In a hypothetical hospital many years ago there was an ED. Small, cramped, poorly laid out, understaffed and trying valiantly to provide “Gold Star Service” to everyone that graced their doors. For years this little ED-that-could worked their hearts out and while maybe not providing “Gold Star Service” to them all, they did the best they could and the sick and dying were taken care of.
Now for those years the poor manager of the this little slice of Hell cried out in need for many things. More staff. More equipment (stuff that worked). A remodel to improve flow and room for treating sick folks. And while other floors got staffed and remodeled, the poor little ED sat alone in it’s squalor.
When the surveyors of the Joint (smoking) Commission arrived the higher-ups would pull other staff from across Mammoth Health Care Inc. tm to ensure the illusion of competence was complete. Then, as soon as the surveyors left, things went back to normal.
This isn’t to say the care was poor. They did well in a poor situation catching many dire diagnoses and saving many lives. Yeah, not everyone got “Gold Star Service” but the vast majority made it out alive and whole again – sometimes after a stay, but saved nonetheless.
Then one day the Master, CEO of Mammoth Health comes to visit dragging behind him architects, facilities engineers, nursing vice-presidents and the entire entourage that befits one of his rank and stature. Plans are shown that would vastly improve the poor little ED-that-could. A remodel, more equipment and more staffing. Mouths gaped, had all the prayers been answered? Yes, their time had come finally.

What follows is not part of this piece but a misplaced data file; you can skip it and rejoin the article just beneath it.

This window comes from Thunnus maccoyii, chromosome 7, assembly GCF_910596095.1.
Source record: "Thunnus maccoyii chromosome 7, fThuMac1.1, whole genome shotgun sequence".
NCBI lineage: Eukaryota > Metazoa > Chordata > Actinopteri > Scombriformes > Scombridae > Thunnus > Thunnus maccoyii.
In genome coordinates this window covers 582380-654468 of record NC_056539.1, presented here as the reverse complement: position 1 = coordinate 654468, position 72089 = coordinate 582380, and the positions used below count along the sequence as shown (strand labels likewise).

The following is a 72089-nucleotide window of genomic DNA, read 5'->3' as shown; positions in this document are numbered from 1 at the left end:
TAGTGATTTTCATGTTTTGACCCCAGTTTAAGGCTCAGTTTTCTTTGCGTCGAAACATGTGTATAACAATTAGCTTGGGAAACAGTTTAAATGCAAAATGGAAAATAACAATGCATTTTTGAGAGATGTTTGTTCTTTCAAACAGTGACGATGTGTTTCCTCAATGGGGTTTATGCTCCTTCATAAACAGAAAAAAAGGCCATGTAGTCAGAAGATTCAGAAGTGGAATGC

Smarter minds thought though, “Why after all this time choose now?”. Those minds began looking and trying to figure out why now. Thanks to scuttlebutt it became apparent: one of the Master’s family/entourage had been to the little ED-that-could and had not gotten the full “Gold Star Service”. All of a sudden, it made perfect sense. They could see it so clearly now.
Coincidence? Like I said, I don’t believe in them.
More readings… Very Influential People
I wonder why new residents love to torment tele nurses?
Are we that easy of a target?
Or is it that they’re too intimidated by our drive? (True story, it was relayed to my manager that many of the 1st years were afraid of one particular charge nurse, mostly due to her breadth and depth of knowledge, but also that she was doing cardiac nursing before they were conceived.)
Whatever it is,they seem to think that the only true indication for telemetry monitoring is having a heart. Yes, true. But really does every single patient you admit truly need it?
I’ve heard some truly egregious statements with regard to this. One example is the 20-something year old with pneumonia who was tachycardic. Not SVT, not atrial tach or WPW, just straight up sinus tach with a rate in the 110′s. Gee, you think maybe that they were, A.) dry or B.) febrile? Or maybe a combination of both. A couple of days later, one of the attendings realized this and took off the tele, but the poor patient got charged the higher rate for the 3 days they were monitored when they really didn’t need to be.